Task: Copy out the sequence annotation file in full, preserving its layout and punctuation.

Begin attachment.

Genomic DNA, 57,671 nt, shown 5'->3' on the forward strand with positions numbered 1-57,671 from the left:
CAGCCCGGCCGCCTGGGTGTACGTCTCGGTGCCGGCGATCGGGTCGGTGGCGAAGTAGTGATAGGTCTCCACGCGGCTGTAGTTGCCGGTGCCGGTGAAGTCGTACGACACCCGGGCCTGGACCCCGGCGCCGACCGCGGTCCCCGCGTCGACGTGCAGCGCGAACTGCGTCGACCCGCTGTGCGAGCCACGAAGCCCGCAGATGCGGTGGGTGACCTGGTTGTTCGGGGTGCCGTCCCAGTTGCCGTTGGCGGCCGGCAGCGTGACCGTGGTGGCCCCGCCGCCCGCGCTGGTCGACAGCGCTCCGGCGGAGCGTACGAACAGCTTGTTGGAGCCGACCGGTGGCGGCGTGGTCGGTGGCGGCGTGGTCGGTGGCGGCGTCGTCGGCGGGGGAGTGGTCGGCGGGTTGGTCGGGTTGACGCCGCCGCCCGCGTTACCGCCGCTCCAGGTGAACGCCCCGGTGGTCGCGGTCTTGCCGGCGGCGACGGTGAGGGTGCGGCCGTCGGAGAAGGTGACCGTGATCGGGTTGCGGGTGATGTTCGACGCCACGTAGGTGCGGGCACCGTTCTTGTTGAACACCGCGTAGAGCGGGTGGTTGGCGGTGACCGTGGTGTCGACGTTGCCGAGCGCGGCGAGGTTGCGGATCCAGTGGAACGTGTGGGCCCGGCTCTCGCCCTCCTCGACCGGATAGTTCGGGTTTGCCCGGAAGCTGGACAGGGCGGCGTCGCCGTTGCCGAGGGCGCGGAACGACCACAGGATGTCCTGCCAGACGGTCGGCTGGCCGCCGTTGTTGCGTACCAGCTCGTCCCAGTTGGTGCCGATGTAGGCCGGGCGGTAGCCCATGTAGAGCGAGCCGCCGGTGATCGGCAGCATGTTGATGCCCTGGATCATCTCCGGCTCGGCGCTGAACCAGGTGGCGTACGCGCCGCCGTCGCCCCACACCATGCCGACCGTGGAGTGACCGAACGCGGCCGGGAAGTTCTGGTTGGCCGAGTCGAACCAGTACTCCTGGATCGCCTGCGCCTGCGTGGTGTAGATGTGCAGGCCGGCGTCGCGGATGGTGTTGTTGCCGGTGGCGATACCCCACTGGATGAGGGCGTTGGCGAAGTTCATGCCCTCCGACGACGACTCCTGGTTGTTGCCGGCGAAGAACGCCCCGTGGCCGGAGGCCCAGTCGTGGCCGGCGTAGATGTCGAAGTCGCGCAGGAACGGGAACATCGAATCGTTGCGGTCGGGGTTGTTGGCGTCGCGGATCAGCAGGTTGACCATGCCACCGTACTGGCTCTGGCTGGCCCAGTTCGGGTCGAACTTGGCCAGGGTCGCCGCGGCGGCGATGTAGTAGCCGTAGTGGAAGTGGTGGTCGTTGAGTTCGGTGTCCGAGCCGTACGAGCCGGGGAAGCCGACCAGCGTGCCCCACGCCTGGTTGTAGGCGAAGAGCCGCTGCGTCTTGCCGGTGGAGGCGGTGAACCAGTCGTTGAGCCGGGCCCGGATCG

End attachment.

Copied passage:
Genomic DNA, 57,671 nt, shown 5'->3' on the forward strand with positions numbered 1-57,671 from the left:
CAGCCCGGCCGCCTGGGTGTACGTCTCGGTGCCGGCGATCGGGTCGGTGGCGAAGTAGTGATAGGTCTCCACGCGGCTGTAGTTGCCGGTGCCGGTGAAGTCGTACGACACCCGGGCCTGGACCCCGGCGCCGACCGCGGTCCCCGCGTCGACGTGCAGCGCGAACTGCGTCGACCCGCTGTGCGAGCCACGAAGCCCGCAGATGCGGTGGGTGACCTGGTTGTTCGGGGTGCCGTCCCAGTTGCCGTTGGCGGCCGGCAGCGTGACCGTGGTGGCCCCGCCGCCCGCGCTGGTCGACAGCGCTCCGGCGGAGCGTACGAACAGCTTGTTGGAGCCGACCGGTGGCGGCGTGGTCGGTGGCGGCGTGGTCGGTGGCGGCGTCGTCGGCGGGGGAGTGGTCGGCGGGTTGGTCGGGTTGACGCCGCCGCCCGCGTTACCGCCGCTCCAGGTGAACGCCCCGGTGGTCGCGGTCTTGCCGGCGGCGACGGTGAGGGTGCGGCCGTCGGAGAAGGTGACCGTGATCGGGTTGCGGGTGATGTTCGACGCCACGTAGGTGCGGGCACCGTTCTTGTTGAACACCGCGTAGAGCGGGTGGTTGGCGGTGACCGTGGTGTCGACGTTGCCGAGCGCGGCGAGGTTGCGGATCCAGTGGAACGTGTGGGCCCGGCTCTCGCCCTCCTCGACCGGATAGTTCGGGTTTGCCCGGAAGCTGGACAGGGCGGCGTCGCCGTTGCCGAGGGCGCGGAACGACCACAGGATGTCCTGCCAGACGGTCGGCTGGCCGCCGTTGTTGCGTACCAGCTCGTCCCAGTTGGTGCCGATGTAGGCCGGGCGGTAGCCCATGTAGAGCGAGCCGCCGGTGATCGGCAGCATGTTGATGCCCTGGATCATCTCCGGCTCGGCGCTGAACCAGGTGGCGTACGCGCCGCCGTCGCCCCACACCATGCCGACCGTGGAGTGACCGAACGCGGCCGGGAAGTTCTGGTTGGCCGAGTCGAACCAGTACTCCTGGATCGCCTGCGCCTGCGTGGTGTAGATGTGCAGGCCGGCGTCGCGGATGGTGTTGTTGCCGGTGGCGATACCCCACTGGATGAGGGCGTTGGCGAAGTTCATGCCCTCCGACGACGACTCCTGGTTGTTGCCGGCGAAGAACGCCCCGTGGCCGGAGGCCCAGTCGTGGCCGGCGTAGATGTCGAAGTCGCGCAGGAACGGGAACATCGAATCGTTGCGGTCGGGGTTGTTGGCGTCGCGGATCAGCAGGTTGACCATGCCACCGTACTGGCTCTGGCTGGCCCAGTTCGGGTCGAACTTGGCCAGGGTCGCCGCGGCGGCGATGTAGTAGCCGTAGTGGAAGTGGTGGTCGTTGAGTTCGGTGTCCGAGCCGTACGAGCCGGGGAAGCCGACCAGCGTGCCCCACGCCTGGTTGTAGGCGAAGAGCCGCTGCGTCTTGCCGGTGGAGGCGGTGAACCAGTCGTTGAGCCGGGCCCGGATCG